It basically works as follows.....
1) You tune to a specific frequency on each band. On 30 metres, the most popular band for these kind of signals, you set your rig to 10.138700 MHz on USB.
2) The software listens to the received audio from 1.4 to 1.6 khz. This equates to 10.140100 to 10.140200, a 200 Hz wide section of spectrum.
3) For a basic receive set-up, just put the microphone from your PC next to the loudspeaker of your rig and run the software.
There are a few issues that still need to be resolved. You need to set the time on your PC so that it is accurate to within 1 sec. You also need to find out where 10.138700 MHz is! You can't assume that your rig is accurate. I found that on my rig, I had to set it to 10.138778 MHz.
There is a nice short explanation of WSPR on the G4ILO website.
The main website for WSPR reports is WSPR Net which lists all the WSPR spots and can also display them on a map.
The picture above is a screenshot of the WSPR screen. The horizontal waterfall displayat the top shows the signals heard in the 200 Hz band split up into 1 minute segments. In the data section below it, the 2nd column is how far below the noise floor the signal is. The last 3 columns on the right are callsigns heard, their locator square and their power in dBm (20 dBm=0.1 watts, 27dBm=0.5w, 30dBm=1w, 33dBm=2w, 37dBm=5w, 40dBm=10w).
Most stations seem to be running around 1 to 5 watts and over the space of a day, I was hearing signals from both sides of the Atlantic. The activity level seems a little low so perhaps it is still a mode that is only growing? Still, I was suprised at what was heard with the WSPR software digging out signals buried in the noise. Here is a map of what was heard in 30 minutes on a Sunday afternoon in July. Note that the antenna in use was a low doublet antenna only about 4-5 metres above ground level.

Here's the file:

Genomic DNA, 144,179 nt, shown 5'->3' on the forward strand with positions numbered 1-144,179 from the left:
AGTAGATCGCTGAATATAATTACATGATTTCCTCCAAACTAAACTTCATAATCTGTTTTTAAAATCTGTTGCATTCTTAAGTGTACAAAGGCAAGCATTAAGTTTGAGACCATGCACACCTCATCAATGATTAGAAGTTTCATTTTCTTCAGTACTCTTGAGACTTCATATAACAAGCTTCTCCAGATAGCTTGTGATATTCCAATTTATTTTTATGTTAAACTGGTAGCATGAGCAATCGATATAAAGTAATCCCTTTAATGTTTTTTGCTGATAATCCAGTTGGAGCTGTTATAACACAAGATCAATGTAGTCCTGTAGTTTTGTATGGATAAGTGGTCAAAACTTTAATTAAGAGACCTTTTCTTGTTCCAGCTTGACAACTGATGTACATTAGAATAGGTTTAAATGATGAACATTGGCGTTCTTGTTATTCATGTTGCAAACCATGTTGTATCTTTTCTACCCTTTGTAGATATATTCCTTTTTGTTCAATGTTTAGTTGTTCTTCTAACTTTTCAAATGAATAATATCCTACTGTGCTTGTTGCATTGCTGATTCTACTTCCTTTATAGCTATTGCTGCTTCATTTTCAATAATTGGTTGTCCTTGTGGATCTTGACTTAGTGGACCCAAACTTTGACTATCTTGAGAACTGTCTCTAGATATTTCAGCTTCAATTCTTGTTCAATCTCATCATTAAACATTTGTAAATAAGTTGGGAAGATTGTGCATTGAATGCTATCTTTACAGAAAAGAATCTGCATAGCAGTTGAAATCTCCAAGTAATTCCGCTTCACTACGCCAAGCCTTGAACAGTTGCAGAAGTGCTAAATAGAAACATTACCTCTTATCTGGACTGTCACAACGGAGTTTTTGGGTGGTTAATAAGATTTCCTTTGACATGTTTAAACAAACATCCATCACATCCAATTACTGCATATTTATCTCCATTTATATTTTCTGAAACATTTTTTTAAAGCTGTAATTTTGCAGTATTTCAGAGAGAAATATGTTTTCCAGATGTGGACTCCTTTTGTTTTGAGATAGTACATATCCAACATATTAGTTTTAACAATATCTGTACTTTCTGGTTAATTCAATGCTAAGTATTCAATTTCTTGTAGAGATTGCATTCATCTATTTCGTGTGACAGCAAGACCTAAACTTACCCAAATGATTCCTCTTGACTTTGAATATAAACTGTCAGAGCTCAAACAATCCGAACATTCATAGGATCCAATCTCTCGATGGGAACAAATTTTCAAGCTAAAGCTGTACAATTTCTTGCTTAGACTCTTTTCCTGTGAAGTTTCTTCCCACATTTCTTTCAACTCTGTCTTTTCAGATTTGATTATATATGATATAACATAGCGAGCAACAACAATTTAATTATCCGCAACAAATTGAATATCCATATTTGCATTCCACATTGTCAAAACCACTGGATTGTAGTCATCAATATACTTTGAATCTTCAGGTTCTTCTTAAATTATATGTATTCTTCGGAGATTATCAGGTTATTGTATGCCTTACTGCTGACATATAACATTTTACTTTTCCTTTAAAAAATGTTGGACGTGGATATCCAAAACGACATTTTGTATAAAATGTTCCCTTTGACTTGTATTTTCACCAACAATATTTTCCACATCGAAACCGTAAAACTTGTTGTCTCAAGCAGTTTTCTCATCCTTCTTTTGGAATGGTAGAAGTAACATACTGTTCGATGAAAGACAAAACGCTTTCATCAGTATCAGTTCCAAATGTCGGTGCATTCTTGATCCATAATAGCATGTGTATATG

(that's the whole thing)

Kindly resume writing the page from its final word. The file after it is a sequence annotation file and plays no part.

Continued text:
As a mode, WSPR has a lot of potential. Some of the advantages might be....
1) You can automatically see if various propogation paths are open although a lack of global receiving stations might make this difficult?
2) Within minutes of sending out a signal, you can see what type of signal you have at various receiving stations.
3) By using very low power, you should be able to see roughly how you are getting out. Then if you make any major antenna changes, you should be able to get instant feedback on your signal strenght?
For anyone interested in very low power operation, this mode has obvious attractions. I tried messing about with QRSS (slow speed CW.....a dot = 3 seconds!) and I found it difficult to find let alone read the signals. WSPR seems to have a lot more potential.
I can feel myself at the edge of a slippery slope with this one ;o)